- Release Date:
- Warner Bros / Wea
Performance CreditsDitty Bops Primary Artist
Mitchell Froom Keyboards
Val McCallum Bouzouki,Guitar
Pete Thomas Percussion,Drums
Amanda Barrett Dulcimer,Mandolin,Vocals
Steve Donnelly Banjo,Electric Guitar,Ukulele
Davey Faracher Bass
William Q. Barrett Trombone
Abby DeWald Acoustic Guitar,Vocals
Greg Rutledge Piano
Technical CreditsMitchell Froom Audio Production
Amanda Barrett Composer
David Boucher Engineer
Ditty Bops Producer,Audio Production
Abby DeWald Composer,Illustrations
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The Ditty Bops based on 0 ratings. 3 reviews.
A friend introduced me to The Ditty Bops, after two minutes I knew it was my kind of music, original, full of emotion, interesting sounds, and beautiful voices. (It distinctly reminds me of much of the music from the "Oh Brother, Where Art Thou?" soundtrack.) I now have my own copy and it has become my new favorite CD. I'm really exciteed about the next CD coming out!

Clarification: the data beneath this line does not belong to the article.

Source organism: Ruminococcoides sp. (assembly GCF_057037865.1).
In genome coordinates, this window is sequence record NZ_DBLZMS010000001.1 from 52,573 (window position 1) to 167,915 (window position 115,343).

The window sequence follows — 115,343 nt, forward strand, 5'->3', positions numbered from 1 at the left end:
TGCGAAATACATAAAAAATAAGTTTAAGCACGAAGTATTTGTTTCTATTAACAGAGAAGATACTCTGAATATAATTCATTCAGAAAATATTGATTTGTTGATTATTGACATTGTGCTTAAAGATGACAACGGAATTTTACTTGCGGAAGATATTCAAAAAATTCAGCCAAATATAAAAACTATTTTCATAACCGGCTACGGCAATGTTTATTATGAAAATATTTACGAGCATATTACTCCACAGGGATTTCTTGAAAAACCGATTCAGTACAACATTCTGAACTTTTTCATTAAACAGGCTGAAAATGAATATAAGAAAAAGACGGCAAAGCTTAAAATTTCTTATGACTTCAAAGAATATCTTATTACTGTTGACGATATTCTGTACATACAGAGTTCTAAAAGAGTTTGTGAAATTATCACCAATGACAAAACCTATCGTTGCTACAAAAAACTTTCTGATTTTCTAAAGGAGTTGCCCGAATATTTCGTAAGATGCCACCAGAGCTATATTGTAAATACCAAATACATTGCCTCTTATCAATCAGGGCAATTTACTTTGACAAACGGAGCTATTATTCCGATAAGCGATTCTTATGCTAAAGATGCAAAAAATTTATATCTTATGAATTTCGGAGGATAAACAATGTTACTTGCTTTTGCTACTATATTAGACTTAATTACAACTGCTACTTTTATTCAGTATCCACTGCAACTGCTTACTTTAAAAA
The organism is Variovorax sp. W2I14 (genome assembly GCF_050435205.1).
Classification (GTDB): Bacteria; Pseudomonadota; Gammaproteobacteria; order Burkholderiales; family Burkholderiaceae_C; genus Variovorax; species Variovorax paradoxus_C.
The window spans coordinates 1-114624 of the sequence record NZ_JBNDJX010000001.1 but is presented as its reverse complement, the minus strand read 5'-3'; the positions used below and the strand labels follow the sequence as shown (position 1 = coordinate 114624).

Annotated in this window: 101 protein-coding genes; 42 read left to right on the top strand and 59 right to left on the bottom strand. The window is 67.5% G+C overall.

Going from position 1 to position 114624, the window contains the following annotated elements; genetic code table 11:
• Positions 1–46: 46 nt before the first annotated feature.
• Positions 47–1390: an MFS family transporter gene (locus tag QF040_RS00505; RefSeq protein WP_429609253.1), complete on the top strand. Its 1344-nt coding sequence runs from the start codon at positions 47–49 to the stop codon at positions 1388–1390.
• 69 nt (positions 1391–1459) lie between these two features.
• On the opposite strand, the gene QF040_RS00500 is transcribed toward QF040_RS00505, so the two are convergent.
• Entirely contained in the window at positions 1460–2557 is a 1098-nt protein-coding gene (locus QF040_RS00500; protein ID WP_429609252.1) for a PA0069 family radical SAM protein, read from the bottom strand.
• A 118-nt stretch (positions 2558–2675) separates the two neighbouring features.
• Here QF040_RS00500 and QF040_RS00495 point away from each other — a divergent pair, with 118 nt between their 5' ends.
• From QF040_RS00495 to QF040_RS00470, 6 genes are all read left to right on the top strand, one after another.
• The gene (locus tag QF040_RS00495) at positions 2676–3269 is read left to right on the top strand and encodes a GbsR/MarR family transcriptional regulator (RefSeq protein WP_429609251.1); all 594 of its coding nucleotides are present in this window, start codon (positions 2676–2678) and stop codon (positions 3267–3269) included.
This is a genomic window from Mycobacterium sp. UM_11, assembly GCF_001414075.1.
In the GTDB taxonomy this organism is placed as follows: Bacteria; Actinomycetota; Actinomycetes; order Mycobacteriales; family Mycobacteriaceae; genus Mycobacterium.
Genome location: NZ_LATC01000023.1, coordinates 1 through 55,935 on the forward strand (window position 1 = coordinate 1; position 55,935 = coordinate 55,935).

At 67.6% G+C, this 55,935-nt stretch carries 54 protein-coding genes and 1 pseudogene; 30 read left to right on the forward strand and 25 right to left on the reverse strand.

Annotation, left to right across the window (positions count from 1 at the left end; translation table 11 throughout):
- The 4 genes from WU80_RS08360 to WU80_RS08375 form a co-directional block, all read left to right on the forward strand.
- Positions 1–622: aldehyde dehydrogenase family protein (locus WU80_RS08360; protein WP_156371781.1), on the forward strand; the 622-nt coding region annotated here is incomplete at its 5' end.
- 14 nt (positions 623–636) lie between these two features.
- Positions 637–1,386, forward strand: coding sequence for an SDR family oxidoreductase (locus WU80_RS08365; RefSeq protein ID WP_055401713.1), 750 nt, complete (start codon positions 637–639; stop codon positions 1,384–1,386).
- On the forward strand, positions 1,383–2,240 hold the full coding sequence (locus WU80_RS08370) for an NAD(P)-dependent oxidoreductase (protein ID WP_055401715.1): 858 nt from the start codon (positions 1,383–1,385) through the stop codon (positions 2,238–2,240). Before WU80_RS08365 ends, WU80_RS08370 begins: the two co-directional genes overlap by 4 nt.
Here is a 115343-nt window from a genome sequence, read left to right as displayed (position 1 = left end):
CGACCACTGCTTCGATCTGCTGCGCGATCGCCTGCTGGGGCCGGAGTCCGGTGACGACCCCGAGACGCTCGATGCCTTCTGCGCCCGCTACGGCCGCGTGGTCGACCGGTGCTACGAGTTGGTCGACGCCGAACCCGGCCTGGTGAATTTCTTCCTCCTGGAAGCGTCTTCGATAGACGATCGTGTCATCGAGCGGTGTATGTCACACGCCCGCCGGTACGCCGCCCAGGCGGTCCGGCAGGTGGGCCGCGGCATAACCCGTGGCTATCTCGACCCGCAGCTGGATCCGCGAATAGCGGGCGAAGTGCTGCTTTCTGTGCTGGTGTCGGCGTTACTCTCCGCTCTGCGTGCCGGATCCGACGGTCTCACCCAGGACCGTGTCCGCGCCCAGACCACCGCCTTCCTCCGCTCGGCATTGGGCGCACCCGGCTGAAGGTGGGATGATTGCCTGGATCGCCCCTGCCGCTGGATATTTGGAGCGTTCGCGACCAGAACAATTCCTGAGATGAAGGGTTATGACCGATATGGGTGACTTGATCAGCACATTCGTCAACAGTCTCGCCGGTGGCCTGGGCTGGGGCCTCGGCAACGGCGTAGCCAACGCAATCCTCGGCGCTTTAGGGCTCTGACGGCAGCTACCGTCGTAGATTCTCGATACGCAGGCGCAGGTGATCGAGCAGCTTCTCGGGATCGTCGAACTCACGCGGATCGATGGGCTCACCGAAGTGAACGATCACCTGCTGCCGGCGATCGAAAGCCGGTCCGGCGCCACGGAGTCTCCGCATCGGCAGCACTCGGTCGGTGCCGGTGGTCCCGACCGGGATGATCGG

Oddly addicting, the Ditty Bops will entice those those looking for something strangely new and refreshing yet as old as grandma. Let me rephrase that into a more positive light. As the very sticker slapped upon the case packaging says it's a combination of "bluegrass, honky-tonk, and ragtime." Still possibly not the most flattering description to some, but the Ditty Bops put a modern, or perhaps simply a personalized twist to it. A banjo laden female duo whose country influence reminds of Modest Mouse, if Modest Mouse was a soothingly upbeat carefree exprience. That isn't to say there isn't any slower darker sounds, as they do seem to equal out, or slightly to the bright side. I would personally compare them to Boa, of Serial Experiment Lain fame, as well, though few are likely to make any sense of that. The sounds of Coheed and Cambria come to mind also. A great mix of complex classic acoustic instruments with a more modern electric sound at points as well. Seemless and never straining against eachother. Melding together into something infinitely relaxing or rejuvinating when you want it. In short it's the 30's without the flappers and prohibition and bluegrass without the jug band and stills. Simply a style of it's own.